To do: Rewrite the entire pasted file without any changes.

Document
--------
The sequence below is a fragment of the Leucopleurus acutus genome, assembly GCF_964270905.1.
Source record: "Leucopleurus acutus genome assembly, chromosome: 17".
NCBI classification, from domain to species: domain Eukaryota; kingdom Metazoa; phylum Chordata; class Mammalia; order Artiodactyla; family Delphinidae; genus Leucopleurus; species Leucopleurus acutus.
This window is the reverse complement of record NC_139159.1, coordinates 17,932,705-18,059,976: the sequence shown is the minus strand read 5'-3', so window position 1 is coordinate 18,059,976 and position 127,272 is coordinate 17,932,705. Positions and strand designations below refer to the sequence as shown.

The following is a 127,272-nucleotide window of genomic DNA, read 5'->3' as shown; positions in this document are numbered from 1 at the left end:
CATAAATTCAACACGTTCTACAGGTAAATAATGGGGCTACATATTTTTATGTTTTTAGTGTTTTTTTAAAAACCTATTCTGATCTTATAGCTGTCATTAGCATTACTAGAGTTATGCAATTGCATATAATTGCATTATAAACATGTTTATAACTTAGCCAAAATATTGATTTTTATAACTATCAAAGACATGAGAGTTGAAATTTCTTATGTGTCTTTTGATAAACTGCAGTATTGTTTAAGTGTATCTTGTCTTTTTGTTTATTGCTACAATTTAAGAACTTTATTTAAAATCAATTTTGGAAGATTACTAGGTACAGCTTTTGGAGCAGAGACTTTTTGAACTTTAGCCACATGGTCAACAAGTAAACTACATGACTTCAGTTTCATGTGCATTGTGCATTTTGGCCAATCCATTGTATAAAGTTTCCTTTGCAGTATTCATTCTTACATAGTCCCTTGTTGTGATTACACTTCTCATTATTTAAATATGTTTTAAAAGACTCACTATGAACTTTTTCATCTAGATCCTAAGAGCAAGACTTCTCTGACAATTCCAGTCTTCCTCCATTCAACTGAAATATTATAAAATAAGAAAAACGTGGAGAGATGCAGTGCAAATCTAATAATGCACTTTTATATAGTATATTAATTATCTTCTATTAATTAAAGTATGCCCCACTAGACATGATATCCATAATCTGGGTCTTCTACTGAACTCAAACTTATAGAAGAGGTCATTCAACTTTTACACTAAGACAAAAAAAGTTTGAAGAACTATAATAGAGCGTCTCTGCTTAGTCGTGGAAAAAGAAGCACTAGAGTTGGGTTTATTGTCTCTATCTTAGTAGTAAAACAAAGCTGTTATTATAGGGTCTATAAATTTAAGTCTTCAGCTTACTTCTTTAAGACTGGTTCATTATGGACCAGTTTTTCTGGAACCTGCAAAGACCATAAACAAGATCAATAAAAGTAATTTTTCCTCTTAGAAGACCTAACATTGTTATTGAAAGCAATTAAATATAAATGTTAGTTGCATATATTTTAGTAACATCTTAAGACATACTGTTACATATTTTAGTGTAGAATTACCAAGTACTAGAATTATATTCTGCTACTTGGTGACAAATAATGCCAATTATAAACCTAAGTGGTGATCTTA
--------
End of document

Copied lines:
The sequence below is a fragment of the Leucopleurus acutus genome, assembly GCF_964270905.1.
Source record: "Leucopleurus acutus genome assembly, chromosome: 17".
NCBI classification, from domain to species: domain Eukaryota; kingdom Metazoa; phylum Chordata; class Mammalia; order Artiodactyla; family Delphinidae; genus Leucopleurus; species Leucopleurus acutus.
This window is the reverse complement of record NC_139159.1, coordinates 17,932,705-18,059,976: the sequence shown is the minus strand read 5'-3', so window position 1 is coordinate 18,059,976 and position 127,272 is coordinate 17,932,705. Positions and strand designations below refer to the sequence as shown.

The following is a 127,272-nucleotide window of genomic DNA, read 5'->3' as shown; positions in this document are numbered from 1 at the left end:
CATAAATTCAACACGTTCTACAGGTAAATAATGGGGCTACATATTTTTATGTTTTTAGTGTTTTTTTAAAAACCTATTCTGATCTTATAGCTGTCATTAGCATTACTAGAGTTATGCAATTGCATATAATTGCATTATAAACATGTTTATAACTTAGCCAAAATATTGATTTTTATAACTATCAAAGACATGAGAGTTGAAATTTCTTATGTGTCTTTTGATAAACTGCAGTATTGTTTAAGTGTATCTTGTCTTTTTGTTTATTGCTACAATTTAAGAACTTTATTTAAAATCAATTTTGGAAGATTACTAGGTACAGCTTTTGGAGCAGAGACTTTTTGAACTTTAGCCACATGGTCAACAAGTAAACTACATGACTTCAGTTTCATGTGCATTGTGCATTTTGGCCAATCCATTGTATAAAGTTTCCTTTGCAGTATTCATTCTTACATAGTCCCTTGTTGTGATTACACTTCTCATTATTTAAATATGTTTTAAAAGACTCACTATGAACTTTTTCATCTAGATCCTAAGAGCAAGACTTCTCTGACAATTCCAGTCTTCCTCCATTCAACTGAAATATTATAAAATAAGAAAAACGTGGAGAGATGCAGTGCAAATCTAATAATGCACTTTTATATAGTATATTAATTATCTTCTATTAATTAAAGTATGCCCCACTAGACATGATATCCATAATCTGGGTCTTCTACTGAACTCAAACTTATAGAAGAGGTCATTCAACTTTTACACTAAGACAAAAAAAGTTTGAAGAACTATAATAGAGCGTCTCTGCTTAGTCGTGGAAAAAGAAGCACTAGAGTTGGGTTTATTGTCTCTATCTTAGTAGTAAAACAAAGCTGTTATTATAGGGTCTATAAATTTAAGTCTTCAGCTTACTTCTTTAAGACTGGTTCATTATGGACCAGTTTTTCTGGAACCTGCAAAGACCATAAACAAGATCAATAAAAGTAATTTTTCCTCTTAGAAGACCTAACATTGTTATTGAAAGCAATTAAATATAAATGTTAGTTGCATATATTTTAGTAACATCTTAAGACATACTGTTACATATTTTAGTGTAGAATTACCAAGTACTAGAATTATATTCTGCTACTTGGTGACAAATAATGCCAATTATAAACCTAAGTGGTGATCTTA